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Florida title insurance can be a saving grace for homebuyers and real estate investors, but unfortunately, it’s something that many Floridians are unfamiliar with. That’s why today, we’re taking a look at Florida title insurance in detail and answering some of your most frequently asked questions.

What is Florida Title Insurance?

Florida title insurance is insurance that insures your title to real estate. What does that mean? Let’s look at an example to make it a little easier to understand.

You are interested in buying a new home located at 12 Bird Street.

The owner of the home who currently lives there put their home on the market a month ago.

Twelve months ago, however, the owner of the home hired a contractor to come in and do some repair work. When that repair work was finished, the contractor gave the bill to the homeowner and the homeowner said they would pay it on Friday.

Time drags on and the homeowner simply doesn’t pay the contractor for the work that they have done.

Thirty days later, the contractor files a verified complaint against the homeowner.

If the outstanding bill goes unpaid, an evidentiary hearing is held. If the allegations of non-payment by the homeowner are proven, the contractor may file a lien against the homeowner’s property.

A lien is a way for the contractor to collect the money owed to them because it means that there is a public record that the homeowner owes this money to the contractor. A home with a lien against it may not be sold or refinanced until that lien has been cleared. Essentially, the contractor becomes a “part owner” of the home.

Now, being someone who is interested in buying the house, you may not know that the home has a lien against it. The lien holder (the contractor) may also be unaware that the house is being sold.

The lien may then remain attached to the house when you purchase it.

How Does Florida Title Insurance Work?

When you have title insurance it ensures that you are notified of any liens on a property that you are thinking about purchasing, but that your title and possession of your property are protected against any undiscovered claims in the future.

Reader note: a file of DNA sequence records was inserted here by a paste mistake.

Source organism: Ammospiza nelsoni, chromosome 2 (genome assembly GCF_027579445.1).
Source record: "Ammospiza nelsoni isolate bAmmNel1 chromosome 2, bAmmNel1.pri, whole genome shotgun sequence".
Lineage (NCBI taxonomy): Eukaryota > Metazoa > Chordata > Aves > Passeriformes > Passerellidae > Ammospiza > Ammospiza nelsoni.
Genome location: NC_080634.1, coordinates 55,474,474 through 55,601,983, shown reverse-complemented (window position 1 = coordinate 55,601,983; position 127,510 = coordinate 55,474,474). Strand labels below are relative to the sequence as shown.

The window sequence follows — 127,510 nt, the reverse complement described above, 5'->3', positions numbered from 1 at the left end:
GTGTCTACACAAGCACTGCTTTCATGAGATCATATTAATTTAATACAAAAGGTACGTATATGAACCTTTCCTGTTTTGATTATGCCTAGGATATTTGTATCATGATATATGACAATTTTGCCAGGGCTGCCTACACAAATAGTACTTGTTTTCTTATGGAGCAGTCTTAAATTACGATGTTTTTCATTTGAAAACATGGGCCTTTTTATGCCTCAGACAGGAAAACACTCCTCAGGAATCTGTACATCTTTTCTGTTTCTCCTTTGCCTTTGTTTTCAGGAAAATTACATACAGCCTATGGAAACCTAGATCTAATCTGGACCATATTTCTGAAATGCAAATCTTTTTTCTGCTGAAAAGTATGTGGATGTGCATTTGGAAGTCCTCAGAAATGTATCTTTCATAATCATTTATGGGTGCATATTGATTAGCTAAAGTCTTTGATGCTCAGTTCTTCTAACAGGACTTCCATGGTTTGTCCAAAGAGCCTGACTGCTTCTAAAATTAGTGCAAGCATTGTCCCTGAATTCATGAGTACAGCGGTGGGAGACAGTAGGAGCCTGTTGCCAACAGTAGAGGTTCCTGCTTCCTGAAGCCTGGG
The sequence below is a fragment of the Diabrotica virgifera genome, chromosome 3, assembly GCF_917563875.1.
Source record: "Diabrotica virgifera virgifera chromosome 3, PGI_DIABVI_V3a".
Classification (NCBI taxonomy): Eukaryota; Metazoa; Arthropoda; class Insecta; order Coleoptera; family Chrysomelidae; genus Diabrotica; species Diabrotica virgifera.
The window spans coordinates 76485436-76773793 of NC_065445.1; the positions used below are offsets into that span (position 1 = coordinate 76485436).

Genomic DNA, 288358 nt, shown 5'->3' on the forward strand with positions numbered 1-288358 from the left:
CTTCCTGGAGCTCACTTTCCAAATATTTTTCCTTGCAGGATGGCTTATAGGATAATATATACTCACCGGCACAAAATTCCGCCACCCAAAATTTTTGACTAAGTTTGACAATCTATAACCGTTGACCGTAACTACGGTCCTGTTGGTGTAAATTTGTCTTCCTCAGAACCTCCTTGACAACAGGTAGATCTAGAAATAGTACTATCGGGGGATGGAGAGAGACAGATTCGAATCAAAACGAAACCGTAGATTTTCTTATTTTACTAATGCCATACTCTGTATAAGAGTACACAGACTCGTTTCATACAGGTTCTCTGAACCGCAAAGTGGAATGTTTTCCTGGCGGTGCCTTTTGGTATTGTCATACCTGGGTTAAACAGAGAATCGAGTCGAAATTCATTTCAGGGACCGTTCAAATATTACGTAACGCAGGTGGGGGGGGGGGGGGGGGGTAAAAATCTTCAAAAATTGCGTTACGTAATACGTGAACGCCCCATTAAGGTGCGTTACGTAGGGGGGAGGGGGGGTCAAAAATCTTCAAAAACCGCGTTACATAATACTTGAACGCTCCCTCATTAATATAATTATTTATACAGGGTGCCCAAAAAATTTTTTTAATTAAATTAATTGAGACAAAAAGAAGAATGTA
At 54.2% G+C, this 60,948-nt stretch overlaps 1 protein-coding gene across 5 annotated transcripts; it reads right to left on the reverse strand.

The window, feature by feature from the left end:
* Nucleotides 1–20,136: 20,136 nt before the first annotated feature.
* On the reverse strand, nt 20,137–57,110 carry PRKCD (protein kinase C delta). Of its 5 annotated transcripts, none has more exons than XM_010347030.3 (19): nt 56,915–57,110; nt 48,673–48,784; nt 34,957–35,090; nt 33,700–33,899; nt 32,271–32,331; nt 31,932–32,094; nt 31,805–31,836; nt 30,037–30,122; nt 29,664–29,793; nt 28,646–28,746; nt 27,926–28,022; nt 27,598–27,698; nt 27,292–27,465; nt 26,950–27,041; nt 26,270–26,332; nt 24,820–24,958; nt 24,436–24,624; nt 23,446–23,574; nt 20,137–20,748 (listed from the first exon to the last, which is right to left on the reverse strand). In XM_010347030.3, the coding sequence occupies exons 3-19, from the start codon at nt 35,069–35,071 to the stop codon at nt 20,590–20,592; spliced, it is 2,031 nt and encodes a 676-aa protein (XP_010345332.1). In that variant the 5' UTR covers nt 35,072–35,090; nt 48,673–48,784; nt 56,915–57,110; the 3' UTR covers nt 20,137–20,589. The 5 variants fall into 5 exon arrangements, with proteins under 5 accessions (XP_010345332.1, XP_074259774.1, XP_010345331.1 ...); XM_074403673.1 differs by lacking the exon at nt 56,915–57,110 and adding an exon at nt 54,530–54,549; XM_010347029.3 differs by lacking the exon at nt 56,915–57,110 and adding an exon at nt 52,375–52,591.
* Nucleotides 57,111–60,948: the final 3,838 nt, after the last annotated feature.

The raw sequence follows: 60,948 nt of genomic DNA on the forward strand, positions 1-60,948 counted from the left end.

Buying Florida title insurance requires a one-time premium payment and then the insurance remains in effect for the length of time that you own your home.

Who Pays For Title Insurance?

In MOST instances, the individual buying the home purchases the title insurance policy, but the seller of the home pays for a title search on the home.

Is Title Insurance Mandatory?

Homeowners are not required to get a homeowners title insurance policy, it is completely optional. That said, it is to your benefit to invest in a homeowners title insurance policy to protect your equity in your home.

What is “Re-Issue Credit”?

When buying a title insurance policy, if it can be proven that a previous title insurance policy existed on the property, the buyer can usually claim a “re-issue” credit. A “re-issue credit” is a discounted rate on the title insurance policy based on the fact that the property is a safer investment for the title insurance company because it was previously covered.

There is some small print when it comes to re-issue credits, however. A copy of the title insurance policy in the name of the seller OR the borrower if the home is being refinanced must be presented in addition to…

a) Policies on real property that is unimproved where the owner’s title has been insured before the application for the new policy.


b) Policies issued with an effective date LESS THAN three years after the effective date of the policy involved in the current transaction.


c) Loan policies that have been issued with the refinancing of the property that was insured by the original owner’s policy that insured the title of the current mortgagor.

What Are Some Common Title Insurance Legal Disputes?

Title insurance legal disputes happen quite frequently and have various subjects, these include:

Marketable Title Disputes: These types of disputes center on the definition of a “marketable title” or whether the chain of ownership of the title is clear and free from liens or debts etc.

Insurable Title Disputes: Insurable title disputes refer to disputes that center on titles that have known defects in the title, but the title insurance company has agreed to insure the property against the defects ever affecting the value of the property or the ownership of the property.

Limitations of Owner’s Rights Disputes: Disputes centering on limitations of owners rights puts the burden of finding defects in a real estate title on the buyer even if sellers provide a written statement disclosing any defects in the title.

Named Beneficiaries Disputes: Named beneficiaries disputes are centered on who is covered by the title insurance policy. For example, if an individual passes away and the home is willed to an heir, does the title insurance policy cover the heir as well as the original owner?

As a home buyer, you are covered in the case of these types of disputes when you invest in a title insurance policy. If you are the seller of the home, you need to retain a real estate attorney to represent your best interests when selling your home.

Interested in Learning More About Florida Title Insurance?

If you’re interested in learning more about Florida title insurance or if you are facing litigation related to your Florida title insurance policy or real estate purchase or sale, Weidner Law can help. Pick up the phone and dial 727-954-8752 to get St. Petersburg, Florida’s most experienced real estate attorneys on your side.

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